4) Loyalty/betrayal: This foundation is related to our long history as tribal creatures able to form shifting coalitions. It underlies virtues of patriotism and self-sacrifice for the group. It is active anytime people feel that it’s “one for all, and all for one.”

Here, anyone who is perpetuating the drama is a traitor.  They are betraying their larger cause in the name is stupid arguments over secondary concerns.  This is, I believe, the motivation behind my long time friend Staks’ anti-drama pledge.  It is a value I understand, but which I do not share as a primary moral concern.  I am more interested in making our community better than making it bigger and closer.  That is, I would rather be a part of a smaller, more inclusive atheist community than one which is more concerned with what I see as a false sense of community around the answer “no” to the question “do you believe in any gods?” I’m more concerned with addressing social justice and the intersection of issues around atheism than focus on merely getting along for the sake of what I see as short-term atheist rights issues.

As I see it, any movement that focuses on its own civil rights over the intersectionality of all human rights is participating in short-term thinking, and will eventually be left behind with the conservatism of history.

As our community continues to grow, transform, and gain political and cultural influence, we will become institutionalized, inevitably.  How we think of ourselves now will effect how we will leave our mark on history.  I would rather leave a smaller, but more inclusive mark on history than a larger but more conservative and exclusive mark.  With this in mind, I want to address the fifth, and as of yet unmentioned, moral foundation; the Authority/subversion foundation:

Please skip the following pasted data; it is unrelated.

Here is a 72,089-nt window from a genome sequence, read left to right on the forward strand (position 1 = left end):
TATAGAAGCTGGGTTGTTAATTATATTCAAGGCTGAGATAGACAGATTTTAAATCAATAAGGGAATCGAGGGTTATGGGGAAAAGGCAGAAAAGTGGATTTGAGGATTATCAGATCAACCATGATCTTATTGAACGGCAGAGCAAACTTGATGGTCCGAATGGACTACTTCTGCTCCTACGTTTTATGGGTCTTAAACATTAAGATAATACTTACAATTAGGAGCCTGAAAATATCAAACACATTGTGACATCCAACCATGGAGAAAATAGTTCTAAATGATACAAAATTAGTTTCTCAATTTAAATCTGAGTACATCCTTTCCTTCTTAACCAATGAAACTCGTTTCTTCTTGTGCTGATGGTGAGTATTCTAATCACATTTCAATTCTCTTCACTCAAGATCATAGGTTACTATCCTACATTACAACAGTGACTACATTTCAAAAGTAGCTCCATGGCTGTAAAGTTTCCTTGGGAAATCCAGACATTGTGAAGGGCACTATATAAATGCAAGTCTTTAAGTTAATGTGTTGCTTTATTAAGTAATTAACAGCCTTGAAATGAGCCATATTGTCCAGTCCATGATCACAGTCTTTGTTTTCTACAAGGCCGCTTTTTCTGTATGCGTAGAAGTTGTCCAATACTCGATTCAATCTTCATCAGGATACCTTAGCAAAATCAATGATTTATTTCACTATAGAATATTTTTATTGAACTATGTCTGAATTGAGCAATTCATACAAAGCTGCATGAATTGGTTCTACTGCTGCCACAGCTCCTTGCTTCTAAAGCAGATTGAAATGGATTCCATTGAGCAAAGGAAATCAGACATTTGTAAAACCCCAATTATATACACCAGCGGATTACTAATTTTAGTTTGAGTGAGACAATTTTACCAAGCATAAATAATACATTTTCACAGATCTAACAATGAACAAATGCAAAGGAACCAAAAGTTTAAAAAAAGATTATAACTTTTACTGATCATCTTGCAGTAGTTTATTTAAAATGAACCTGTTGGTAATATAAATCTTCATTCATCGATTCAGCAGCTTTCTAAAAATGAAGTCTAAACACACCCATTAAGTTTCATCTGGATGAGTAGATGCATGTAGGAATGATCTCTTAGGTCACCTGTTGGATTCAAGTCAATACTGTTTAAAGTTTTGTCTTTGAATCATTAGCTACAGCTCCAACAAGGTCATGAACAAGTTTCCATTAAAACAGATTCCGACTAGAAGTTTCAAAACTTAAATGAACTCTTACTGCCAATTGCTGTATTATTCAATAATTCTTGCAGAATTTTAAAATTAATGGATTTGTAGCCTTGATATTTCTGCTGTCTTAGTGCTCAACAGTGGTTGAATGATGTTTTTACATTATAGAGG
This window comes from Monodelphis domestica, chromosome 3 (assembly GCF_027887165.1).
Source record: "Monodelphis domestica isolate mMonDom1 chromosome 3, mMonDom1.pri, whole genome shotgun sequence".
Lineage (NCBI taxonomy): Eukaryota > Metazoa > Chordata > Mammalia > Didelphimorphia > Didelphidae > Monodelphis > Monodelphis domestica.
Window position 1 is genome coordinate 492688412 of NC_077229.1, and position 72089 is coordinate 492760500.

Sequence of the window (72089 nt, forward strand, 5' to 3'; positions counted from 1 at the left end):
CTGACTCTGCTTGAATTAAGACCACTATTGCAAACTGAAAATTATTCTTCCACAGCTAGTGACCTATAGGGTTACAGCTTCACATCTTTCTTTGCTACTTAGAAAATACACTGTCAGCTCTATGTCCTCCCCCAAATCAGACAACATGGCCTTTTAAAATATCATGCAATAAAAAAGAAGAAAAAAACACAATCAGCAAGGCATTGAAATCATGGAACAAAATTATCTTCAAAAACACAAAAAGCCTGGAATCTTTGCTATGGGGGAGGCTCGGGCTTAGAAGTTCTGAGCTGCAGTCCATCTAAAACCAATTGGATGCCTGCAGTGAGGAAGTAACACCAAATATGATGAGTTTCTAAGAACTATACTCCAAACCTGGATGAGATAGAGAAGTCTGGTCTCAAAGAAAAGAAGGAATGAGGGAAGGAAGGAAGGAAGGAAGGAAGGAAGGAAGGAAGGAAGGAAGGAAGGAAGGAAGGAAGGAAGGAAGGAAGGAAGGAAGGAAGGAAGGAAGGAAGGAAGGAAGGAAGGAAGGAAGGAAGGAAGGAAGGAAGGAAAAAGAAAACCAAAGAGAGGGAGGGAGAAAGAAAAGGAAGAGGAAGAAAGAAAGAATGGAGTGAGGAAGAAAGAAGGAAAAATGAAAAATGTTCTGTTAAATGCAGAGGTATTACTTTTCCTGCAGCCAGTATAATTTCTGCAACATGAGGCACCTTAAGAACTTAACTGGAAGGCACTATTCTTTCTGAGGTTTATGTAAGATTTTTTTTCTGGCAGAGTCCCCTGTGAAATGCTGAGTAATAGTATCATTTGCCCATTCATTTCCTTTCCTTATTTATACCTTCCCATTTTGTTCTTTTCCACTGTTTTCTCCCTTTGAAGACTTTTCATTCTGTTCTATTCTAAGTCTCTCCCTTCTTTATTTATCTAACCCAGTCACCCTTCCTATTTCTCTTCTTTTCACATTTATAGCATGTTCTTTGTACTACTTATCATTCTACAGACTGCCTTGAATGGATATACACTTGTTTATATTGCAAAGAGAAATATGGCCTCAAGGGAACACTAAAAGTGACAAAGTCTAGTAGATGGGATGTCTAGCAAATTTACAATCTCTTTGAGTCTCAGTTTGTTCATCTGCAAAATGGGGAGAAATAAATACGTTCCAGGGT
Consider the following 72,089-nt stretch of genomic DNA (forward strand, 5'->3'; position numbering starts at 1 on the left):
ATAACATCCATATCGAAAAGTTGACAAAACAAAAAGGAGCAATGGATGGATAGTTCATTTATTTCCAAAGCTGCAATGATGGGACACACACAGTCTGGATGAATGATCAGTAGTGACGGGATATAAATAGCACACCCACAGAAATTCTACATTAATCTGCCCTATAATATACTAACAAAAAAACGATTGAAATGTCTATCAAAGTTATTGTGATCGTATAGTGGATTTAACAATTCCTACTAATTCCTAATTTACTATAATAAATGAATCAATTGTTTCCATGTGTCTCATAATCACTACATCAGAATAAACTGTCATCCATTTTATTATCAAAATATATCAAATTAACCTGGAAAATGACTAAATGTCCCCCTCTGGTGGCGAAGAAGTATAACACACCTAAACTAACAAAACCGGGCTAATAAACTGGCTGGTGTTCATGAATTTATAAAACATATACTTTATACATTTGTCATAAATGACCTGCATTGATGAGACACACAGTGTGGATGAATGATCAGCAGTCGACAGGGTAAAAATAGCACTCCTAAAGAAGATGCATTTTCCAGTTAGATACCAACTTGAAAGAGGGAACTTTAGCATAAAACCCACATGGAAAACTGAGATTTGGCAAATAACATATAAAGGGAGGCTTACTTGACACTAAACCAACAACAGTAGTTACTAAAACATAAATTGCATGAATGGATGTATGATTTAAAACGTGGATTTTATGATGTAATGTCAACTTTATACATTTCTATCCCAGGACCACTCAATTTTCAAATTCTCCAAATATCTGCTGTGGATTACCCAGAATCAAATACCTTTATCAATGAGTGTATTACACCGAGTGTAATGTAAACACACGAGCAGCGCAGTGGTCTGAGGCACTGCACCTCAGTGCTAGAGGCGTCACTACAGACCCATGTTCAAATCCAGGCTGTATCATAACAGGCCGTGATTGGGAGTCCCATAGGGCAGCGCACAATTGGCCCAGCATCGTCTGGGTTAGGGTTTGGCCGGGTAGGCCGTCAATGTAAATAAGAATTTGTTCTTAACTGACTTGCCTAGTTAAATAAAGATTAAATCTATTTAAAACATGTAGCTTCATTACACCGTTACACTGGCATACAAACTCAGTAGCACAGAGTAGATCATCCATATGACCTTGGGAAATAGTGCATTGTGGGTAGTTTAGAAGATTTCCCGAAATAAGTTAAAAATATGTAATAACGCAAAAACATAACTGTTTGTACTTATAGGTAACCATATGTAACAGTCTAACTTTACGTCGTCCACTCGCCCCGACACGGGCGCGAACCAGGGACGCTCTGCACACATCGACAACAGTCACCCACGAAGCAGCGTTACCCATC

5) Authority/subversion: This foundation was shaped by our long primate history of hierarchical social interactions. It underlies virtues of leadership and followership, including deference to legitimate authority and respect for traditions.

Five years ago, this foundation would have had no place in this discussion.  Five years ago, we were all subversives, pulling away from a larger tradition of hierarchical religious institutions which dominate our culture.  And, of course, this is still largely true.  But in another sense, this has become a point of division within the atheist/skeptic community, now that we have at least established, at least internally, some traditions (or at least tendencies) and some leadership.